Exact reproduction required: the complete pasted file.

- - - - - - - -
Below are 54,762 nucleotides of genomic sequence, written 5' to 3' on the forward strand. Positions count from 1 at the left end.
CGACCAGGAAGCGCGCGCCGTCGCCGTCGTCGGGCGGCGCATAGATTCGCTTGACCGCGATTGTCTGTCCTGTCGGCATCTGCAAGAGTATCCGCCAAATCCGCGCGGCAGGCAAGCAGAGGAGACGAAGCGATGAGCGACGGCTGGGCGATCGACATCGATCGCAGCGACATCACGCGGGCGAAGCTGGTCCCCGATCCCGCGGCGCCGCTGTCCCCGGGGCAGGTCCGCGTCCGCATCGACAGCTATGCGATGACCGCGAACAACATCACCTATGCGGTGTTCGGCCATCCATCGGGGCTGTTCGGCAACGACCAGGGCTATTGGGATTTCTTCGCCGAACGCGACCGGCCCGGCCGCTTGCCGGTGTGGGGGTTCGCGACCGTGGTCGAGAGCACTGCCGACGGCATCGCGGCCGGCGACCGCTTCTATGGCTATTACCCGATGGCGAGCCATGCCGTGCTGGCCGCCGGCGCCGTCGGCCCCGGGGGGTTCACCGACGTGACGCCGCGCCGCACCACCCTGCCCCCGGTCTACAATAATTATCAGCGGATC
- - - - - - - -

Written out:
Below are 54,762 nucleotides of genomic sequence, written 5' to 3' on the forward strand. Positions count from 1 at the left end.
CGACCAGGAAGCGCGCGCCGTCGCCGTCGTCGGGCGGCGCATAGATTCGCTTGACCGCGATTGTCTGTCCTGTCGGCATCTGCAAGAGTATCCGCCAAATCCGCGCGGCAGGCAAGCAGAGGAGACGAAGCGATGAGCGACGGCTGGGCGATCGACATCGATCGCAGCGACATCACGCGGGCGAAGCTGGTCCCCGATCCCGCGGCGCCGCTGTCCCCGGGGCAGGTCCGCGTCCGCATCGACAGCTATGCGATGACCGCGAACAACATCACCTATGCGGTGTTCGGCCATCCATCGGGGCTGTTCGGCAACGACCAGGGCTATTGGGATTTCTTCGCCGAACGCGACCGGCCCGGCCGCTTGCCGGTGTGGGGGTTCGCGACCGTGGTCGAGAGCACTGCCGACGGCATCGCGGCCGGCGACCGCTTCTATGGCTATTACCCGATGGCGAGCCATGCCGTGCTGGCCGCCGGCGCCGTCGGCCCCGGGGGGTTCACCGACGTGACGCCGCGCCGCACCACCCTGCCCCCGGTCTACAATAATTATCAGCGGATC